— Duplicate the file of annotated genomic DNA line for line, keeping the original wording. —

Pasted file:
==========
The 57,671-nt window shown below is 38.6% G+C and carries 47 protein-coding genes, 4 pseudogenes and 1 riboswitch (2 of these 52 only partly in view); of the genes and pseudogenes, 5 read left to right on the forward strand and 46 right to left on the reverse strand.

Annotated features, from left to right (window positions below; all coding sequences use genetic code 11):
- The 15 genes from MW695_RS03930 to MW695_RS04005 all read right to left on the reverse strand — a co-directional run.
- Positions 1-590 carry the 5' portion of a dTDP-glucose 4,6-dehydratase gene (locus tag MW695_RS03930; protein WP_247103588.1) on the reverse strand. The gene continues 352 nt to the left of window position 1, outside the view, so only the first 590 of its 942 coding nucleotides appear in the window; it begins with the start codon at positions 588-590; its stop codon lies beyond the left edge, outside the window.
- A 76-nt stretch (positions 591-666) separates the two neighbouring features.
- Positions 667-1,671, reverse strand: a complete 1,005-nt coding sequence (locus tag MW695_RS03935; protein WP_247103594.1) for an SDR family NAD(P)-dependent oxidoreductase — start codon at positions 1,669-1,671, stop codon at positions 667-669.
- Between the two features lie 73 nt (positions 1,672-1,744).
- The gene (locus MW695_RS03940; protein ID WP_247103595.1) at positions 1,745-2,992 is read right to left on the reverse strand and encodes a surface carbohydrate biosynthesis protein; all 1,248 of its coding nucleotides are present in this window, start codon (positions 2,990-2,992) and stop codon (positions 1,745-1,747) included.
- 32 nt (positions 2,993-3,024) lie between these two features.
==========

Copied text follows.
The 57,671-nt window shown below is 38.6% G+C and carries 47 protein-coding genes, 4 pseudogenes and 1 riboswitch (2 of these 52 only partly in view); of the genes and pseudogenes, 5 read left to right on the forward strand and 46 right to left on the reverse strand.

Annotated features, from left to right (window positions below; all coding sequences use genetic code 11):
- The 15 genes from MW695_RS03930 to MW695_RS04005 all read right to left on the reverse strand — a co-directional run.
- Positions 1-590 carry the 5' portion of a dTDP-glucose 4,6-dehydratase gene (locus tag MW695_RS03930; protein WP_247103588.1) on the reverse strand. The gene continues 352 nt to the left of window position 1, outside the view, so only the first 590 of its 942 coding nucleotides appear in the window; it begins with the start codon at positions 588-590; its stop codon lies beyond the left edge, outside the window.
- A 76-nt stretch (positions 591-666) separates the two neighbouring features.
- Positions 667-1,671, reverse strand: a complete 1,005-nt coding sequence (locus tag MW695_RS03935; protein WP_247103594.1) for an SDR family NAD(P)-dependent oxidoreductase — start codon at positions 1,669-1,671, stop codon at positions 667-669.
- Between the two features lie 73 nt (positions 1,672-1,744).
- The gene (locus MW695_RS03940; protein ID WP_247103595.1) at positions 1,745-2,992 is read right to left on the reverse strand and encodes a surface carbohydrate biosynthesis protein; all 1,248 of its coding nucleotides are present in this window, start codon (positions 2,990-2,992) and stop codon (positions 1,745-1,747) included.
- 32 nt (positions 2,993-3,024) lie between these two features.